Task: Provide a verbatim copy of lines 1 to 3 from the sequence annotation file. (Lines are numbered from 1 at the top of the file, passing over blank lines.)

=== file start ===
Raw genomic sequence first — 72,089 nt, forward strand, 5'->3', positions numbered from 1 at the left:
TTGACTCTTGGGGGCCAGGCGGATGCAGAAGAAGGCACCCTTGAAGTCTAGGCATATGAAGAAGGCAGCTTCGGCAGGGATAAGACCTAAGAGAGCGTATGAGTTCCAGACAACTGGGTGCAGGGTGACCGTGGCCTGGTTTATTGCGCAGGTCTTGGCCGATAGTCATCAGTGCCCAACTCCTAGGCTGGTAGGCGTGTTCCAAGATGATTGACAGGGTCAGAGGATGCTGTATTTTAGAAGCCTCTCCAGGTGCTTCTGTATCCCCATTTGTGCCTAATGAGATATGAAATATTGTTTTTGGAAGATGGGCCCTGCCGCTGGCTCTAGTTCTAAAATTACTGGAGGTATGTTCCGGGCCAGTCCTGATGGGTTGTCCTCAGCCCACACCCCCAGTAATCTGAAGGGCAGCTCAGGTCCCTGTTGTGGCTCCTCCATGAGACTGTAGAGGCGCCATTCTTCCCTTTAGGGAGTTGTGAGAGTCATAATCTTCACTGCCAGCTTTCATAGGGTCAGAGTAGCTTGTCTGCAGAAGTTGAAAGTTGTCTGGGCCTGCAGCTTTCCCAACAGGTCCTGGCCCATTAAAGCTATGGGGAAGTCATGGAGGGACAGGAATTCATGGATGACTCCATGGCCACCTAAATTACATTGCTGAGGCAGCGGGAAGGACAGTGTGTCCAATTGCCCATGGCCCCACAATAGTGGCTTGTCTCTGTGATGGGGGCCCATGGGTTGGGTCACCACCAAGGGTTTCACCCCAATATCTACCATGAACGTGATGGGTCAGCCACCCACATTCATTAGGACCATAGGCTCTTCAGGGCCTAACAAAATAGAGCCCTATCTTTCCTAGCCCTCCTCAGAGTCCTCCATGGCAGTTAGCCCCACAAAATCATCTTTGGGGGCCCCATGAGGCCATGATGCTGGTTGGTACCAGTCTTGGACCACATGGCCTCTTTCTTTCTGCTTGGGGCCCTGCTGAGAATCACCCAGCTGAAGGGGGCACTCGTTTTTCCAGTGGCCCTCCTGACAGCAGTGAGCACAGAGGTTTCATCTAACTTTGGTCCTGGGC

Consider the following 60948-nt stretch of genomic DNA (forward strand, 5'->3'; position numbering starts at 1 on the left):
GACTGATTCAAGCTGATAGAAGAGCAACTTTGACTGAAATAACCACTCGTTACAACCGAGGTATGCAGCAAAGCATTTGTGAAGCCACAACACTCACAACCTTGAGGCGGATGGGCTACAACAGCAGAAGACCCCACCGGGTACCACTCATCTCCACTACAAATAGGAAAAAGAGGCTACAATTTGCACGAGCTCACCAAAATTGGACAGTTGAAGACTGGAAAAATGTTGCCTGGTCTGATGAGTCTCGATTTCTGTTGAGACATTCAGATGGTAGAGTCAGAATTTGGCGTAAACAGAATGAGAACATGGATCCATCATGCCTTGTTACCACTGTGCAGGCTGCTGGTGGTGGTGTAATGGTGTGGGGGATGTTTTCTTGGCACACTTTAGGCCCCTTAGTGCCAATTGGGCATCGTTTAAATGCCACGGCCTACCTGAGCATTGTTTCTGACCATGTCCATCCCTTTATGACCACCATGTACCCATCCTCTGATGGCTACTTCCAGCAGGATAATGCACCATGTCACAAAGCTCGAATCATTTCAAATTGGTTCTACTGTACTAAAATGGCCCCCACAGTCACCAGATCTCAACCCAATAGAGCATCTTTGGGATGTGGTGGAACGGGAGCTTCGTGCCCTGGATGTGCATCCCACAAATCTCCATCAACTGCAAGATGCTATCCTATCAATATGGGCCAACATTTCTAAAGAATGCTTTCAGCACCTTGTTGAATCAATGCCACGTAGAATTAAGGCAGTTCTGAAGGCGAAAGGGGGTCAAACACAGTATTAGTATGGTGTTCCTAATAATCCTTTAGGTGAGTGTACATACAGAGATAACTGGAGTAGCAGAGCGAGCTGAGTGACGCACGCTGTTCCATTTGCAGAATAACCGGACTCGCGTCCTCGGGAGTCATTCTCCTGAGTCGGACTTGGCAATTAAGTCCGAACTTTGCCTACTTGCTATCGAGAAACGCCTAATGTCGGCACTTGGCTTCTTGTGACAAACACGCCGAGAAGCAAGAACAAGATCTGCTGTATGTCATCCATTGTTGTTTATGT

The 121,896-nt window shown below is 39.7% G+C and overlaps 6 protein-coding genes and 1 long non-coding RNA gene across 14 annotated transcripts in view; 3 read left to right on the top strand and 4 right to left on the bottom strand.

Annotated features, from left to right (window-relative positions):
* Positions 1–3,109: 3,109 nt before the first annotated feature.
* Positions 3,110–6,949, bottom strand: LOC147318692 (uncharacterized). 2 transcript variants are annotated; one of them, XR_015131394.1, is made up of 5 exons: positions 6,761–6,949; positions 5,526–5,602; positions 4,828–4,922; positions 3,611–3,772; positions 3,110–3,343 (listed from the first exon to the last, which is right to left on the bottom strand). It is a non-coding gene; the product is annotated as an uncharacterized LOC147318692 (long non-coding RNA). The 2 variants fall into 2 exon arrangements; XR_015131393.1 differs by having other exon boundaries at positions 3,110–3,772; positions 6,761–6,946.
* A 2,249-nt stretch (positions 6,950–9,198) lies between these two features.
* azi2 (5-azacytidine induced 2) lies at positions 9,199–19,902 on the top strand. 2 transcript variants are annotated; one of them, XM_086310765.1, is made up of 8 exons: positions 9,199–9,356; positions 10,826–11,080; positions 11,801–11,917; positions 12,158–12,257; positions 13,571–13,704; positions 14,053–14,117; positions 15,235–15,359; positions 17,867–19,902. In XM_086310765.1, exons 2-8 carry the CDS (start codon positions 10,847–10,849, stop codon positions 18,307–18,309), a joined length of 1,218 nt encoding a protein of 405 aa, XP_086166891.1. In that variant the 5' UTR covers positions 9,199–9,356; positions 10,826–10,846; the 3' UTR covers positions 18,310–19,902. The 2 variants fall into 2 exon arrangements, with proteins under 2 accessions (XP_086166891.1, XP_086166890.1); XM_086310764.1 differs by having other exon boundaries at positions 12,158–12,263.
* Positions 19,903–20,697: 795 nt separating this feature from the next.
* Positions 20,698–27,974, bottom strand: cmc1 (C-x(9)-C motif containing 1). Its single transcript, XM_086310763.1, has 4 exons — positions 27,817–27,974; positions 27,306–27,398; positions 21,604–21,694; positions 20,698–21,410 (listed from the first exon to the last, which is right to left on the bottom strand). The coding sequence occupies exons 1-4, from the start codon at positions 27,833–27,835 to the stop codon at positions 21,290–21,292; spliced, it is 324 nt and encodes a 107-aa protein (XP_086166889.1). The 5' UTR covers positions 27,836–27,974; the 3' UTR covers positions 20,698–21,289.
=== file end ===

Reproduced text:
Raw genomic sequence first — 72,089 nt, forward strand, 5'->3', positions numbered from 1 at the left:
TTGACTCTTGGGGGCCAGGCGGATGCAGAAGAAGGCACCCTTGAAGTCTAGGCATATGAAGAAGGCAGCTTCGGCAGGGATAAGACCTAAGAGAGCGTATGAGTTCCAGACAACTGGGTGCAGGGTGACCGTGGCCTGGTTTATTGCGCAGGTCTTGGCCGATAGTCATCAGTGCCCAACTCCTAGGCTGGTAGGCGTGTTCCAAGATGATTGACAGGGTCAGAGGATGCTGTATTTTAGAAGCCTCTCCAGGTGCTTCTGTATCCCCATTTGTGCCTAATGAGATATGAAATATTGTTTTTGGAAGATGGGCCCTGCCGCTGGCTCTAGTTCTAAAATTACTGGAGGTATGTTCCGGGCCAGTCCTGATGGGTTGTCCTCAGCCCACACCCCCAGTAATCTGAAGGGCAGCTCAGGTCCCTGTTGTGGCTCCTCCATGAGACTGTAGAGGCGCCATTCTTCCCTTTAGGGAGTTGTGAGAGTCATAATCTTCACTGCCAGCTTTCATAGGGTCAGAGTAGCTTGTCTGCAGAAGTTGAAAGTTGTCTGGGCCTGCAGCTTTCCCAACAGGTCCTGGCCCATTAAAGCTATGGGGAAGTCATGGAGGGACAGGAATTCATGGATGACTCCATGGCCACCTAAATTACATTGCTGAGGCAGCGGGAAGGACAGTGTGTCCAATTGCCCATGGCCCCACAATAGTGGCTTGTCTCTGTGATGGGGGCCCATGGGTTGGGTCACCACCAAGGGTTTCACCCCAATATCTACCATGAACGTGATGGGTCAGCCACCCACATTCATTAGGACCATAGGCTCTTCAGGGCCTAACAAAATAGAGCCCTATCTTTCCTAGCCCTCCTCAGAGTCCTCCATGGCAGTTAGCCCCACAAAATCATCTTTGGGGGCCCCATGAGGCCATGATGCTGGTTGGTACCAGTCTTGGACCACATGGCCTCTTTCTTTCTGCTTGGGGCCCTGCTGAGAATCACCCAGCTGAAGGGGGCACTCGTTTTTCCAGTGGCCCTCCTGACAGCAGTGAGCACAGAGGTTTCATCTAACTTTGGTCCTGGGC

Consider the following 60948-nt stretch of genomic DNA (forward strand, 5'->3'; position numbering starts at 1 on the left):